While many people admit to using other “tools” to remove food caught between teeth, such as a fingernail, folded paper, or utensil, these can damage teeth and lead to pain. Instead, use traditional dental floss, dental picks or brushes, or a water flosser designed for this purpose. Water flossers can be especially helpful for people with braces, bridges, or other dental work, as they allow you to hit hard-to-reach areas. 

Schedule Regular Dental Checkups

Even if you regularly brush and floss, experts recommend scheduling appointments every six months to a year, so your dentist can check your teeth and your hygienist can remove plaque buildup and hardened tarter. Early detection of problems like cavities, gum disease, cancer, and other oral issues may help prevent pain and expensive procedures. 

Consider Using Mouthwash

To ensure your teeth are clean and your mouth is fresh, brushing and flossing are most important. On top of that, some quality mouthwashes that contain chlorhexidine or essential oil can complement the above best practices to help fight bad breath and gum disease and potentially help control plaque. Work with your dentist to find the best mouthwash for you and your mouth. Beware, though, as some mouthwashes that contain alcohol can make issues worse by drying out the mouth and interfering with the beneficial bacteria that are vital to a healthy mouth.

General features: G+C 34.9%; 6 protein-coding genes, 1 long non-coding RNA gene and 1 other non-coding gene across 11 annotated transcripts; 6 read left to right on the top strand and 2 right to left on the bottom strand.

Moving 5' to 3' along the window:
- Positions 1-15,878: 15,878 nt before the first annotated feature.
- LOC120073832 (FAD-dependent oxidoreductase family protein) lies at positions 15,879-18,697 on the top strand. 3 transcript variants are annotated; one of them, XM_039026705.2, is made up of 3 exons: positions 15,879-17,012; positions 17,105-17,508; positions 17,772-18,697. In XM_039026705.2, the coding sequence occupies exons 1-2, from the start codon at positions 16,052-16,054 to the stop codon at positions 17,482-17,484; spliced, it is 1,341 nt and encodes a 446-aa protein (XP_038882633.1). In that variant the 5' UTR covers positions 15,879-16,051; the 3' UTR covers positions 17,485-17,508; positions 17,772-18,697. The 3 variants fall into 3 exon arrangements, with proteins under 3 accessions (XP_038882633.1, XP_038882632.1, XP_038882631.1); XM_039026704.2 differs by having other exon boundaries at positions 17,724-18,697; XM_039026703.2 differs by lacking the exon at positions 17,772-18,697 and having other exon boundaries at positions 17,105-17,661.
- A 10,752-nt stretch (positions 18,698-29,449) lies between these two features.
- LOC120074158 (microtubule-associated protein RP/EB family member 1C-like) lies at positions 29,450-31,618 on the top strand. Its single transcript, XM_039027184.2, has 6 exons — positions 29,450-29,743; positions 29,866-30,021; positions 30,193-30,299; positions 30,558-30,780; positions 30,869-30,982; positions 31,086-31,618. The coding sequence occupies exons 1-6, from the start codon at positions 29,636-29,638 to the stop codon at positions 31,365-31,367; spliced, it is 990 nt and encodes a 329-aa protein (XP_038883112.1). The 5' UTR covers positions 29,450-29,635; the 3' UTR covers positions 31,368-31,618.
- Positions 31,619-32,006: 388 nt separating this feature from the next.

Don’t Smoke

Among the many negative effects of smoking, it damages the immune system, which can prevent healing. That includes healing of the delicate tissues in the mouth. Not only can this increase the risk of oral cancers, but it can increase the risk of gum disease, make it more difficult to heal after dental procedures, and even increase the number of cavities and dramatically increase the risk of losing teeth. 

Smoking also, of course, impacts your looks, as your teeth yellow and decay, your tongue and lips become discolored or wrinkled, and your breath chronically smells of stale cigarettes. Smoking also dulls your sense of taste and smell over time. 

Watch Out for Sugars and Starches

A diet high in sugars and refined carbohydrates, such as candy, desserts, crackers, chips, and other processed foods, can significantly impact the health of the teeth. The recommendation for a healthy diet limits sugars to below 10% of your calories. Yet lower levels of sugars may be even more beneficial for helping reduce the risk of cavities and other issues (5% or less). 

This is even more true of sugar-sweetened beverages—the primary source of added sugars in the standard U.S. diet. Regular consumption of sodas, juices, sweet teas, and other sugar-laden drinks increases the risk of cavities. 

To indulge your sweet tooth, choose to fiber-rich fruits (like cherries, berries, and stone fruits) and vegetables (like carrots, snap peas, and sweet potatoes). And keep your body hydrated by drinking plenty of water and unsweetened teas (black, green, or herbal). 

A healthy mouth is key to a healthy body. These best practices for healthy teeth and gums can help reduce the risk of cavities, tooth pain, gum disease, and more.